The Whisperers

1967

Action / Drama

4
Rotten Tomatoes Critics - Certified Fresh 67% · 6 reviews
Rotten Tomatoes Audience - Spilled 58% · 100 ratings
IMDb Rating 7.2/10 10 1476 1.5K

Director

Top cast

Nanette Newman as The Girl Upstairs
Leonard Rossiter as Assistance Board Officer
Edith Evans as Mrs. Ross
Margaret Tyzack as Hospital Almoner
720p.BLU 1080p.BLU
976.88 MB
1204*720
English 2.0
NR
Subtitles us  
23.976 fps
1 hr 46 min
Seeds 1
1.77 GB
1792*1072
English 2.0
NR
Subtitles us  
23.976 fps
1 hr 46 min
Seeds ...

Movie Reviews

Reviewed by Weirdling_Wolf 8 / 10

moodily shot in darkly evocative monochrome, Brian Forbes's singularly bleak 'The Moodily shot in darkly evocative monochrome, Brian Forbes's singularly bleak 'The Whisperers'

The supremely versatile film-maker, Bryan Forbes directs a remarkably bleak and eerily unsettling treatise on the multifarious cruelties inherent with old age. 'The Whisperers' (1967) remains a forceful, extraordinarily persuasive work of melancholic cinema that has lost none of its considerable power to enthral and perturb with equally forceful cinematic rigour! It would be greatly remiss of me if I failed to praise maestro, John Barry's truly magnificent score!

No small admirer of, Brian Forbes's dazzlingly ecclectic cinema, I passionately believe that 'The Whisperers' remains one of his finest films. Exquisitely shot, with exemplary performances, the magisterial, Edith Evans on positively mesmeric form, movingly delivering one of cinema's most genuinely affecting performances. It is tantamount to a cultural travesty that this monochrome masterpiece has long been allowed to mildew away in undeserved obscurity. 'The Whisperers', along with the equally unsettling existential nightmare 'Séance on a Wet Afternoon' are arguably two of the more compelling dramas produced during the UK's dynamic Renaissance of the 1960s. Hopefully some tasteful, forward-thinking celluloid archivist might soon release this exceptionally fine film on a restored, features-packed Blu-ray!

Reviewed by Weirdling_Wolf 8 / 10

Understated dark majesty.

'The Whisperers' (1967) is understated dark majesty.

The supremely versatile film-maker Bryan Forbes directs a remarkably bleak and eerily unsettling treatise on the multifarious cruelties inherent with old age. 'The Whisperers' (1967) is an extraordinarily persuasive work of macabre cinema that has lost none of its considerable power to enthral and perturb with equally forceful rigor. I have long been an avid fan of Forbes's sublime cinema, and I still passionately feel that 'The Whisperers' remains one of his very finest films. One must absolutely mention the extraordinary Edith Evans who is completely mesmerizing, and surely delivers one of cinema's most genuinely affecting performances here; and it is tantamount to a cultural travesty that this masterpiece has been allowed to mildew away in entirely unwarranted obscurity. Forbes's 'The Whisperers' along with his equally unsettling, chill-inducing existential nightmare 'Séance on a wet afternoon' are arguably two of the most rewarding works of darkly immersive melodrama produced within the UK's tremendously exciting cinematic Renaissance of the 1960s. (Hopefully some tasteful, forward-thinking label might soon release this fine film on a fully restored features-packed Blu-ray!)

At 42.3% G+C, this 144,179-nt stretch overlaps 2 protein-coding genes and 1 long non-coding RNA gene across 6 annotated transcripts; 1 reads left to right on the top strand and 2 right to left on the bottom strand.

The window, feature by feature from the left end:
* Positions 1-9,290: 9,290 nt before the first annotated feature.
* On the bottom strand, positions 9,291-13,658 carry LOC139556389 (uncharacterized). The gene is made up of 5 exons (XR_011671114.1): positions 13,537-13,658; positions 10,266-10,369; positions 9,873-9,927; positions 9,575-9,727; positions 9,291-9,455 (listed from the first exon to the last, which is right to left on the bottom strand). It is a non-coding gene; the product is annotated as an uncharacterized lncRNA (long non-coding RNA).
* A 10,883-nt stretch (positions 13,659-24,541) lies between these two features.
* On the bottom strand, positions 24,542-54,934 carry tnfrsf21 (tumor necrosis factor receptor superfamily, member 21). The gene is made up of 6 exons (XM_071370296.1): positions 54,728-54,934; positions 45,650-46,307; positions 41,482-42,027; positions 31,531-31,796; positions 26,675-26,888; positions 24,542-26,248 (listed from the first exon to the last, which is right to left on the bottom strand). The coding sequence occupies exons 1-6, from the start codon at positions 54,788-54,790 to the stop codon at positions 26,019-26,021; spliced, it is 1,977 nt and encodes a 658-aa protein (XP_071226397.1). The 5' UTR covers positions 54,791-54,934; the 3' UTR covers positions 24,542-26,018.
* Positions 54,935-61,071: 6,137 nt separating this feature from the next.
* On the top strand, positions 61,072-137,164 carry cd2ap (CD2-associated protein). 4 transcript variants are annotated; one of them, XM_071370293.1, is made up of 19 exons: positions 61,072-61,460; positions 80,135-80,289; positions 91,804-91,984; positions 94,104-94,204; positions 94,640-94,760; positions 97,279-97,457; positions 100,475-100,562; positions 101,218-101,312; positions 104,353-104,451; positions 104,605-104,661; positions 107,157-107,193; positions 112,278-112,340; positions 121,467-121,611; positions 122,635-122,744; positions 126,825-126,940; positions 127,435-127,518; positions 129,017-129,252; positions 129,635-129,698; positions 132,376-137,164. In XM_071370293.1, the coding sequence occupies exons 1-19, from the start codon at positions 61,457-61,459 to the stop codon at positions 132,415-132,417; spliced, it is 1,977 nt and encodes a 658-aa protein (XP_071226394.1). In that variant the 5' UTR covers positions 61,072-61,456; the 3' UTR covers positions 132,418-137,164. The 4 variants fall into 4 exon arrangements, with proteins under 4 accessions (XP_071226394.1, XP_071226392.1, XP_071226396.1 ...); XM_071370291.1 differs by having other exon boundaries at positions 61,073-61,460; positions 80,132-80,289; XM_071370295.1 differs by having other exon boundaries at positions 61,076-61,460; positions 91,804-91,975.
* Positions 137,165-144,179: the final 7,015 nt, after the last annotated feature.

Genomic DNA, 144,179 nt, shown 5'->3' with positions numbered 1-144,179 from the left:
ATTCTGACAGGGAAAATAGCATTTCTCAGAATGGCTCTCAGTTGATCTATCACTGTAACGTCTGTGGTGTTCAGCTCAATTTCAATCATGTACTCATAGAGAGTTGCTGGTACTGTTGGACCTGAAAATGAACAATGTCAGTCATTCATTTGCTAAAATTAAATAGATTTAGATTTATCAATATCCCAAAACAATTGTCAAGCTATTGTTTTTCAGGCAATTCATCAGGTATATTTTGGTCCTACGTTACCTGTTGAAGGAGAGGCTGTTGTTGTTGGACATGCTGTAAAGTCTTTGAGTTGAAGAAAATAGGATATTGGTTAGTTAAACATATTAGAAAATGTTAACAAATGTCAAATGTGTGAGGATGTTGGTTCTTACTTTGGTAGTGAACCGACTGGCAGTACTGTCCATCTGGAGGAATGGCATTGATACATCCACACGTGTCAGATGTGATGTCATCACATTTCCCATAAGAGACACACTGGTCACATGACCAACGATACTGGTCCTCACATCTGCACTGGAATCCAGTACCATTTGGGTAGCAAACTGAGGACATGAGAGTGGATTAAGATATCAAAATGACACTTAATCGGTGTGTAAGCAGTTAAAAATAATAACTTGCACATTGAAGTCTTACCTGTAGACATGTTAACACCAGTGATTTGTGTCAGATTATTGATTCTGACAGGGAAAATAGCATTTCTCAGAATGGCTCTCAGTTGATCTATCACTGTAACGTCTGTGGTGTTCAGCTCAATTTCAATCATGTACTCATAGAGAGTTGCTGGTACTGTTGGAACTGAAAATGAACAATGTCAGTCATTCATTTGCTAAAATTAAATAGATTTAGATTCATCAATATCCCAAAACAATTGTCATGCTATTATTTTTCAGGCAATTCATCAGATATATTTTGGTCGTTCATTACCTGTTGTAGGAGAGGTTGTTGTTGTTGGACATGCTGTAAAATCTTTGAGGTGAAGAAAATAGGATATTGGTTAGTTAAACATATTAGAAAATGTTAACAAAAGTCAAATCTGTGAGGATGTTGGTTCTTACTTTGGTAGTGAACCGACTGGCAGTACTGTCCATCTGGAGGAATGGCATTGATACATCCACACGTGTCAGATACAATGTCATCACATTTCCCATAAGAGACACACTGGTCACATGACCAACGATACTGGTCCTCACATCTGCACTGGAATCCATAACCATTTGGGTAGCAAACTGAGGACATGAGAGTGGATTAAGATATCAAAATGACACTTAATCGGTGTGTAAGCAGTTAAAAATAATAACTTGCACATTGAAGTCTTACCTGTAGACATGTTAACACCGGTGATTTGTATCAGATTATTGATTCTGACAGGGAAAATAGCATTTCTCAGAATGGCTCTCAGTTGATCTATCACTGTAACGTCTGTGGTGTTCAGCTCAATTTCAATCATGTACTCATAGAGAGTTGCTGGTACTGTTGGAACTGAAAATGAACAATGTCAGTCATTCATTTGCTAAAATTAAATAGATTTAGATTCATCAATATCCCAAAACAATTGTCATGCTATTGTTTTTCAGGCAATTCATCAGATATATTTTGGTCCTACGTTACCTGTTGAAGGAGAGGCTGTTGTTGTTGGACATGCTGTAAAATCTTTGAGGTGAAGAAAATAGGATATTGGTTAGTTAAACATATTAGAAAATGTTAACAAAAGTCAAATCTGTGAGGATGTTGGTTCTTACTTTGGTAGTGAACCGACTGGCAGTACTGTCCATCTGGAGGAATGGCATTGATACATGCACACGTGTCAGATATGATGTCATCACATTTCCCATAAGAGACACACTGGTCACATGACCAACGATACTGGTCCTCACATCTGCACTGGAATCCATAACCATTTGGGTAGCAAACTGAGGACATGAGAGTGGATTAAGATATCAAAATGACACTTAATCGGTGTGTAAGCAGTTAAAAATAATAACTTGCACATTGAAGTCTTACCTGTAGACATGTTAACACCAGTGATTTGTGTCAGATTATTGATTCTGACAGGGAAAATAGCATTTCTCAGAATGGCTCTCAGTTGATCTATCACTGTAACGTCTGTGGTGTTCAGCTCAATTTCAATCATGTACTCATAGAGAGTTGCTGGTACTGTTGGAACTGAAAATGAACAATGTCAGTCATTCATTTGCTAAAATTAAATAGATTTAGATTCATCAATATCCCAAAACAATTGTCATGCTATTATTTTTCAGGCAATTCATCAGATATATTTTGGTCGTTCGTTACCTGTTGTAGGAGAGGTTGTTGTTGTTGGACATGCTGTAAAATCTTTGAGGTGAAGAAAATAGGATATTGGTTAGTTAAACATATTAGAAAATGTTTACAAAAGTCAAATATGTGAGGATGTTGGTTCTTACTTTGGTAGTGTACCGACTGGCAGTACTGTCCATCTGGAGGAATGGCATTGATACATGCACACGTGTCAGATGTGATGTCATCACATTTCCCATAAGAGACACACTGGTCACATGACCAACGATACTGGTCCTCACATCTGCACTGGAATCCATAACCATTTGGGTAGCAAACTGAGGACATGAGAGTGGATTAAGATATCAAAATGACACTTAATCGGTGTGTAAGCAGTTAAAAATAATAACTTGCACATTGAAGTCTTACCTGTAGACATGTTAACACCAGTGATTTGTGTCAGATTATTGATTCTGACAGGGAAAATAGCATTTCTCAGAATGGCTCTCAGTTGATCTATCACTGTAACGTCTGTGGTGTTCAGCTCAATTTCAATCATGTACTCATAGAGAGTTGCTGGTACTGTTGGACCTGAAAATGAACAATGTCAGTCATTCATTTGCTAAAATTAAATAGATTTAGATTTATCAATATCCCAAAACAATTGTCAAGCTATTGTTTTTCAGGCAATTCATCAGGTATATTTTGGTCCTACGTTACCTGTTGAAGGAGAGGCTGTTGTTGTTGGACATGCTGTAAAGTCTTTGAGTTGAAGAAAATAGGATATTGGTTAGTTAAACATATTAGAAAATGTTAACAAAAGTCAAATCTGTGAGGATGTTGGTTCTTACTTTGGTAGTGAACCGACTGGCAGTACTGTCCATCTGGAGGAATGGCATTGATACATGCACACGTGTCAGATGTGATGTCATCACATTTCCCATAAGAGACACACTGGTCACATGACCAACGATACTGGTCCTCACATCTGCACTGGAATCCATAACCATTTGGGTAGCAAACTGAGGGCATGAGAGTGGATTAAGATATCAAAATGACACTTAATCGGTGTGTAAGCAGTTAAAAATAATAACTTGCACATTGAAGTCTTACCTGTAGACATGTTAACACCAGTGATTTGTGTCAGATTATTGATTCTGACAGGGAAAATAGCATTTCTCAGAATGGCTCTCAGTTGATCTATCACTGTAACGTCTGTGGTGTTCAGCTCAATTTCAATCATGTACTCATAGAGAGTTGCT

Reviewed by edwagreen 5 / 10

The Whisperers- Loudly A Stinker**1/2

The film's redeeming quality is the performance of Dame Edith Evans. Dame Edith, who was so good in "The Nun's Story," 8 years before, shines here in the lead role of an elderly woman, living a bleak existence is a run-down part of London.

With her miserable existence, Dame Edith seems to survive doing charitable work, attending church services and complaining about her life's daily existence. She seems to make the most of her drab atmosphere. The scene, particularly at the beginning, reminded me very much of that in "How Green Was My Valley."

The film also brings out that while the government attempts to aid the elderly in England, they really don't do a very good job.

The crime element here of Mrs. Ross (Edith Evans) being a victim is subordinate in relation to her difficult life. Her husband walked out on her so many years before and her son is jailed for robbery.

Eric Portman, as her husband, plays the husband who returns to her after many years, when contacted by the police following Mrs. R's near fatal bout with pneumonia. You know he is never coming back after he literally falls into all that money.

"Are you there,?" Mrs. Ross asks after returning home. The emptiness of her life shall continue, but there must be some renewed satisfaction on her part for being able to resume the life she led-alone for so long.

The picture doesn't succeed here because we're longing for better days for Mrs. Ross. Those happy days, away from her for so long, are not coming back.

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